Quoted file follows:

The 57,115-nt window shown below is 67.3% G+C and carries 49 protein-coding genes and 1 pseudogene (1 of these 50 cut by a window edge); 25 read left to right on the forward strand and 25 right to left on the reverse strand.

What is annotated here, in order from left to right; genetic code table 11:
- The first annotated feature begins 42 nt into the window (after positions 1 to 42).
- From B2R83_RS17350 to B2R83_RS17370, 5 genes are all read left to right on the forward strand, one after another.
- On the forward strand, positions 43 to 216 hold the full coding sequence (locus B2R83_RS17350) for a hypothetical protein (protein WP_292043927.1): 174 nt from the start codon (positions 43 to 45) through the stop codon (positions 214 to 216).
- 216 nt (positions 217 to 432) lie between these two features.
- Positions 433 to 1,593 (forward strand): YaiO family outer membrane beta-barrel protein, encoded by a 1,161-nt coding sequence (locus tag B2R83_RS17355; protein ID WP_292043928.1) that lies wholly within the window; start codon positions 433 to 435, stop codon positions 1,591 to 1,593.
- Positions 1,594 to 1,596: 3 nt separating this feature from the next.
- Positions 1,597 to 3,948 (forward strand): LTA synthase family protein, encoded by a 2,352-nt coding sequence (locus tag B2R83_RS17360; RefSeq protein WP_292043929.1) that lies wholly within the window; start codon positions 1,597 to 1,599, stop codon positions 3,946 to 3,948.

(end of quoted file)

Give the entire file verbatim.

The 57,115-nt window shown below is 67.3% G+C and carries 49 protein-coding genes and 1 pseudogene (1 of these 50 cut by a window edge); 25 read left to right on the forward strand and 25 right to left on the reverse strand.

What is annotated here, in order from left to right; genetic code table 11:
- The first annotated feature begins 42 nt into the window (after positions 1 to 42).
- From B2R83_RS17350 to B2R83_RS17370, 5 genes are all read left to right on the forward strand, one after another.
- On the forward strand, positions 43 to 216 hold the full coding sequence (locus B2R83_RS17350) for a hypothetical protein (protein WP_292043927.1): 174 nt from the start codon (positions 43 to 45) through the stop codon (positions 214 to 216).
- 216 nt (positions 217 to 432) lie between these two features.
- Positions 433 to 1,593 (forward strand): YaiO family outer membrane beta-barrel protein, encoded by a 1,161-nt coding sequence (locus tag B2R83_RS17355; protein ID WP_292043928.1) that lies wholly within the window; start codon positions 433 to 435, stop codon positions 1,591 to 1,593.
- Positions 1,594 to 1,596: 3 nt separating this feature from the next.
- Positions 1,597 to 3,948 (forward strand): LTA synthase family protein, encoded by a 2,352-nt coding sequence (locus tag B2R83_RS17360; RefSeq protein WP_292043929.1) that lies wholly within the window; start codon positions 1,597 to 1,599, stop codon positions 3,946 to 3,948.